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I have binary raster data (deforestation hotspot or not) that I would like to plot spatial correlograms for in R, to look at spatial autocorrelation over different spatial lags. I came across this website explaining several packages that would plot spatial correlograms, but they all seem to be for continuous data (to calculate Moran's I for spatial autocorrelation).

I have calculated spatial autocorrelation for my binary data using the joincount.test function in the spdep package, but cannot find any package that allows plotting of spatial correlograms using jointcount. Does anyone know of any?

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What is the hypothesis of spatial process that you are testing? I am dubious over the logic of your analysis. What you describe is inherently a meta-model problem where error and spurious spatial process is propagated, in unknown forms, through each step. This makes it impossible to quantify any associated significance. If this raster is the result of a local autocorrelation statistic (eg., LISA), applied to a change detection, then what you are proposing is completely invalid.

Why does this need to be a binary problem? If you calculate a multiscale evaluation of proportional change you can perform a valid global or local Geary's-C or Moran's-I (LISA).

I have never seen a joins count correlogram and am not sure if there is a testable hypothesis supported by this proposed test statistic. It would also be computationally very expensive over large spatial lags. To test significance you would have to derive an expected null following a Poisson CSR process for each spatial lag. For a raster, I am not even sure that this is possible in the R environment.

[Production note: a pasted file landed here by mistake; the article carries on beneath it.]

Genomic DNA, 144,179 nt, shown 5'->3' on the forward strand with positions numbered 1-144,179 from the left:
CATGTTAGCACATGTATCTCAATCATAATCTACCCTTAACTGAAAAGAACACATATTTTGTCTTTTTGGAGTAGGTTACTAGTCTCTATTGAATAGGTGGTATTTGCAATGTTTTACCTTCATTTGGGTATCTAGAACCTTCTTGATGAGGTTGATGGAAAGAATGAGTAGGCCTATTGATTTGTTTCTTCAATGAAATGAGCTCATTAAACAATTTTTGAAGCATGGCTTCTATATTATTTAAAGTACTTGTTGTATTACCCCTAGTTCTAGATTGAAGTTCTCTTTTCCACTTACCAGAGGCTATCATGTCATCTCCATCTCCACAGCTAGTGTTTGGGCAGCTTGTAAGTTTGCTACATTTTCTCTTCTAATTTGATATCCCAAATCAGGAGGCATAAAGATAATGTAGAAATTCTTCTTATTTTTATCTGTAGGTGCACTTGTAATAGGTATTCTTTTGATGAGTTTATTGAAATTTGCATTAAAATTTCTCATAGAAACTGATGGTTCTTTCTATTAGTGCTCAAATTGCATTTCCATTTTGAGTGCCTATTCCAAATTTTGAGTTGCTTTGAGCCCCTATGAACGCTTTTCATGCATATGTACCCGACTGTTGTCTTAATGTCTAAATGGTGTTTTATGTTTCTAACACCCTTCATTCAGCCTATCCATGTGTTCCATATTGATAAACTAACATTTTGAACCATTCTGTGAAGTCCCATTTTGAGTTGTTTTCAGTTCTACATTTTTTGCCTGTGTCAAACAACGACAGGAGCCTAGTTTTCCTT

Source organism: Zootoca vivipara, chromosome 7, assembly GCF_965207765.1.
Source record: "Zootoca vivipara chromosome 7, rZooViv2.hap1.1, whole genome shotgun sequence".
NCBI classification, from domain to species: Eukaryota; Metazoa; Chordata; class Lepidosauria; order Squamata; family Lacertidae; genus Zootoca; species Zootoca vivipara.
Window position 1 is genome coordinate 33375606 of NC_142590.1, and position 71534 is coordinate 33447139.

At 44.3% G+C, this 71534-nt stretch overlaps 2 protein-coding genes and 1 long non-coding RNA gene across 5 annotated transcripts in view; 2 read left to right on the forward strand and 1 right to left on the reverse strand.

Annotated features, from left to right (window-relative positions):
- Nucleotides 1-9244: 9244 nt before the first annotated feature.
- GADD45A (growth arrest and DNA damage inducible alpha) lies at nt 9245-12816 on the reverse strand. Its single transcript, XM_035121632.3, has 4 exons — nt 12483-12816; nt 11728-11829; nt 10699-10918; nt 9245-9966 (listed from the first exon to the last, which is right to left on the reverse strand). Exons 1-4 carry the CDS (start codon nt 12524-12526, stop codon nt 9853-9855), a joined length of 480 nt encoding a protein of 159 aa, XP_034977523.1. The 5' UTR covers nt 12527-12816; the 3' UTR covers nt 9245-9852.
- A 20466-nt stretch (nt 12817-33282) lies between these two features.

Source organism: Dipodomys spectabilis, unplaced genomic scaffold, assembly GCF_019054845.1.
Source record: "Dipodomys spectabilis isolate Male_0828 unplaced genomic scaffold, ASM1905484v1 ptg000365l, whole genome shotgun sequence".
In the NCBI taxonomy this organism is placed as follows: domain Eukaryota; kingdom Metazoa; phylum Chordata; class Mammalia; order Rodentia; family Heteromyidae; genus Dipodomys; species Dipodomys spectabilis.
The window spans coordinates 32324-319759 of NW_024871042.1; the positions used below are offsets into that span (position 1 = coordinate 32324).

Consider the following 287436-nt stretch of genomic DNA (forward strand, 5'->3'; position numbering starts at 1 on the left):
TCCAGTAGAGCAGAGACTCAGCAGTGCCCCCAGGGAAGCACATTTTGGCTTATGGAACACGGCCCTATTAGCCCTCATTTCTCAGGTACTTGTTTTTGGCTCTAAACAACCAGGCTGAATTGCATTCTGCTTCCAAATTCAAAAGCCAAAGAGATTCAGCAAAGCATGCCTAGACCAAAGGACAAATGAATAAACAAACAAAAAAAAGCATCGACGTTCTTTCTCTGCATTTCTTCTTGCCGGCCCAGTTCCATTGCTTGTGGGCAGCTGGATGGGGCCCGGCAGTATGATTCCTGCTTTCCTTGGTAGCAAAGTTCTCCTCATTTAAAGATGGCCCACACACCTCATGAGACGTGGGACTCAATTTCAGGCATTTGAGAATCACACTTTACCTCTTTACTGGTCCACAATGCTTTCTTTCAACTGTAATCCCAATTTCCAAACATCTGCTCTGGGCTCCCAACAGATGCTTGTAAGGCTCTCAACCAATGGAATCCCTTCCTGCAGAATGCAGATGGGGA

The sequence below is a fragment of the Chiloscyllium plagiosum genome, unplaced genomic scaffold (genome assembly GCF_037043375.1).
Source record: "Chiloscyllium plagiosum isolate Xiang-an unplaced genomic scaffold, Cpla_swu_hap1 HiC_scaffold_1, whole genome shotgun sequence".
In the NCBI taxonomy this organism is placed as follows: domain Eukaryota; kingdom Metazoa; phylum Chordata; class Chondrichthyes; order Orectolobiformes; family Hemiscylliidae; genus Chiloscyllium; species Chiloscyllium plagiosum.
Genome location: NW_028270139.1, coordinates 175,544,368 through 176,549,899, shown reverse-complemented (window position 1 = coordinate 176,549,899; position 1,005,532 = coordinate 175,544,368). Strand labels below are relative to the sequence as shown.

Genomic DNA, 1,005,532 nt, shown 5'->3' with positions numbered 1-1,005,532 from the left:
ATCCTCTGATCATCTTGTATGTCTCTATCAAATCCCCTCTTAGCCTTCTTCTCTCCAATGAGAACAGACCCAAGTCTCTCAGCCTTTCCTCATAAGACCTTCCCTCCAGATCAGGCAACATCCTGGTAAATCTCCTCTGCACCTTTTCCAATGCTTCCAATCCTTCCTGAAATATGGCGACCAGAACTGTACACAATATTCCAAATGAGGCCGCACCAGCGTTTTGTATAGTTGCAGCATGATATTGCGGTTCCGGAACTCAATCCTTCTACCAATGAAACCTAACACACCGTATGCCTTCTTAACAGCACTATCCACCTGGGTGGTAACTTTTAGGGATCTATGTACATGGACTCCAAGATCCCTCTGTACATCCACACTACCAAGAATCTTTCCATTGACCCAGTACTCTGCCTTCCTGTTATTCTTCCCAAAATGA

• I'm trying to determine what's an appropriate neighbourhood distance to calculate the distance-weighted autocovariate to input into an auto-log model. I was intending to use the spatial correlogram to see what the distance over which spatial autocorrelation occurs is. I thought that joincount gives a spatial autocorrelation value similar to Moran's I but for binary data, so it can be similarly used for correlograms. – Jocelyne Sze May 26 '16 at 14:35
  • It's binary because in my prior steps, I determined what cells are considered hotspots or not based on the deforestation rate (above/below a certain threshold value). – Jocelyne Sze May 26 '16 at 14:52
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    I can tell you now that this is an autocorrelated process. How can it not be? Deforestation happens across discrete areas, therefore a joins count should tell you that the process is clustered from random. I think that it may be prudent to start exploring landscape metrics to quantify spatial process. This is why I asked what hypothesis you are testing. Without this, I cannot recommend candidate metrics. You should always have your hypothesis/question at the forefront because it invariably defines the appropriate method, not the other way around. – Jeffrey Evans May 26 '16 at 16:44

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